New purification method could enhance protein drug manufacturing

Bioconjugate-functionalised nanoparticles can isolate proteins from a bioreactor fast and inexpensively, MIT researchers have found.

New purification method could enhance protein drug manufacturing

In a recent study, Massachusetts Institute of Technology (MIT) researchers developed a new purification method to cut the costs of manufacturing protein drugs. The engineers used bioconjugate-functionalised nanoparticles to quickly and inexpensively isolate proteins from a bioreactor.

Producing biologics by isolating proteins

Biologics like antibodies and other protein-based drugs are produced by living cells such as yeast in large bioreactors.

Once generated, the proteins need to be isolated from the reactor. Chromatography is the standard method. It separates proteins based on their size. However, the process can take up half of the total manufacturing cost.

Crystallising proteins is considered too slow for industrial use and doesn’t work well at low concentrations of protein. To overcome those obstacles, Varanasi’s lab decided to adapt nanoparticles so that they could locally increase the protein concentration at the surface. This would also provide a template to allow the proteins to align correctly and form crystals.

The nanoparticles “act as templates for enhancing protein crystal formation at low concentrations,” stated Kripa Varanasi, a professor of mechanical engineering at MIT and the senior author of the study.

Protein crystallisation of bioconjugate nanoparticles

microfluidic device that combines protein solution with nanoparticles and then forms thousands of tiny, identical droplets. Inside each of these droplets, the proteins interact with the nanoparticles, which help them to form protein crystals. (Credit: MIT)

A microfluidic device was designed to combine protein solution with nanoparticles and then form thousands of tiny, identical droplets. Inside each of these droplets, the proteins interact with the nanoparticles, which help them to form protein crystals. (Credit: MIT)

So, Varanasi and his colleagues tried a different approach, based on protein crystallisation.

The researchers demonstrated their method with lysozyme, an enzyme whose crystallisation properties have been well studied, and insulin.

To create the surface required, the team coated gold nanoparticles with bioconjugates maleimide (MAL) and N-hydroxysuccinimide ester (NHS). The authors explained that these are commonly used for tagging proteins for study or attaching protein drugs to drug-delivering nanoparticles.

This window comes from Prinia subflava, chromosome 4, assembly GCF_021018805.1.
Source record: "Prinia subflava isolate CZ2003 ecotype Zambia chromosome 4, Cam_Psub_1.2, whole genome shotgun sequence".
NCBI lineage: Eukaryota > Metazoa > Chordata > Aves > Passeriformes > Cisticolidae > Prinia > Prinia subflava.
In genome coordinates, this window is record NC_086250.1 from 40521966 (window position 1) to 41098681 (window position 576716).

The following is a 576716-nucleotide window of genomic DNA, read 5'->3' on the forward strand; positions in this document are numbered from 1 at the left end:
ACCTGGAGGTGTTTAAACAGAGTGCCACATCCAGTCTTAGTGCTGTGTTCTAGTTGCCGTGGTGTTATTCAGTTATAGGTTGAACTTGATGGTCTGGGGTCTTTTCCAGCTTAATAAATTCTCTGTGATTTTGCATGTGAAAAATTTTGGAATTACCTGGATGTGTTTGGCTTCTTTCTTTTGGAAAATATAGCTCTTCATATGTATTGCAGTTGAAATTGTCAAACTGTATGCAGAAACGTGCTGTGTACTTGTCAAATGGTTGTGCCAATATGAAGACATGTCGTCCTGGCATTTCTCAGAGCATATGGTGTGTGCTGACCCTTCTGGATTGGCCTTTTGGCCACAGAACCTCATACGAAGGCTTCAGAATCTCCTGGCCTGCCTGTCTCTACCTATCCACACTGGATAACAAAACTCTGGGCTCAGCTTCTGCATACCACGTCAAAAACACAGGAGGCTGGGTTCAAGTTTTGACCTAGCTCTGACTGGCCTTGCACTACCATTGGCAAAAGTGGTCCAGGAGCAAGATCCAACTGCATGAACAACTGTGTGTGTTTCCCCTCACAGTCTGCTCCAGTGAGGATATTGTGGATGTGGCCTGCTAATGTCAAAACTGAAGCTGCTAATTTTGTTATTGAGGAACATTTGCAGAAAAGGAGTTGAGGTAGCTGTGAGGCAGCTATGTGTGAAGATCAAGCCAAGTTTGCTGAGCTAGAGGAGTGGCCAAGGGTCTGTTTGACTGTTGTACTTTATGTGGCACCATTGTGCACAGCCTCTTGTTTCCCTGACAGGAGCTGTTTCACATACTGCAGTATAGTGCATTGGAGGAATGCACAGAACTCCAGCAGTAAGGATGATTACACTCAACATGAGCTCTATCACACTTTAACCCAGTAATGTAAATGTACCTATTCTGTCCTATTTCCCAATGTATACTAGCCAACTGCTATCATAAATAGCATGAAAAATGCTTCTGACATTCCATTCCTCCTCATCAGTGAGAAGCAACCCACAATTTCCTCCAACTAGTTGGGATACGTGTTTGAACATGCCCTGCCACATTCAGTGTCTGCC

When solutions of proteins are exposed to these coated nanoparticles, the proteins accumulate at the surface and bind to the bioconjugates, the researchers noted. Furthermore, the bioconjugates compel the proteins to align themselves with a specific orientation, creating a scaffold for additional proteins to come along and join the crystal.

Findings from new purification method

With the coated particles, the researchers saw a sevenfold reduction in the induction time, how long it takes for crystals to begin forming.

A threefold increase in the nucleation rate, how quickly the crystals grow once started, was also observed.

“Even at low protein concentrations, we see a lot more crystals forming with these bioconjugate-functionalised nanoparticles,” Caroline McCue, lead author of the study shared. “The functionalised nanoparticles reduce the induction time so much because these bioconjugates are providing a specific site for the proteins to bind. And because the proteins are aligned, they can form a crystal faster.

”The findings indicated that crystallisation occurred much faster when the proteins were exposed to the bioconjugate-coated nanoparticles, compared to bare nanoparticles or no nanoparticles.

Analysing proteins crystals using machine learning

​In addition, the team used machine learning to analyse thousands of images of crystals. McCue explained: “we needed to have a huge dataset to be able to really measure whether our approach was improving the induction time and nucleation rate of crystallisation. With so many images to process, machine learning is the best way to be able to determine when crystals are forming in each image without having to go through and manually count each one.”

The MIT team is now working to scale up the process for use in an industrial bioreactor, and demonstrating that it can work with monoclonal antibodies, vaccines, and other useful proteins.

“This is a general approach that could be scaled to other systems as well. If you know the protein structure that you’re trying to crystallise, you can then add the right bioconjugates that will force this process to happen,” Varanasi stated.

In addition to the Gates Foundation, the research was partly funded by a National Science Foundation Graduate Research Fellowship.

The results were published in ACS Applied Materials & Interfaces.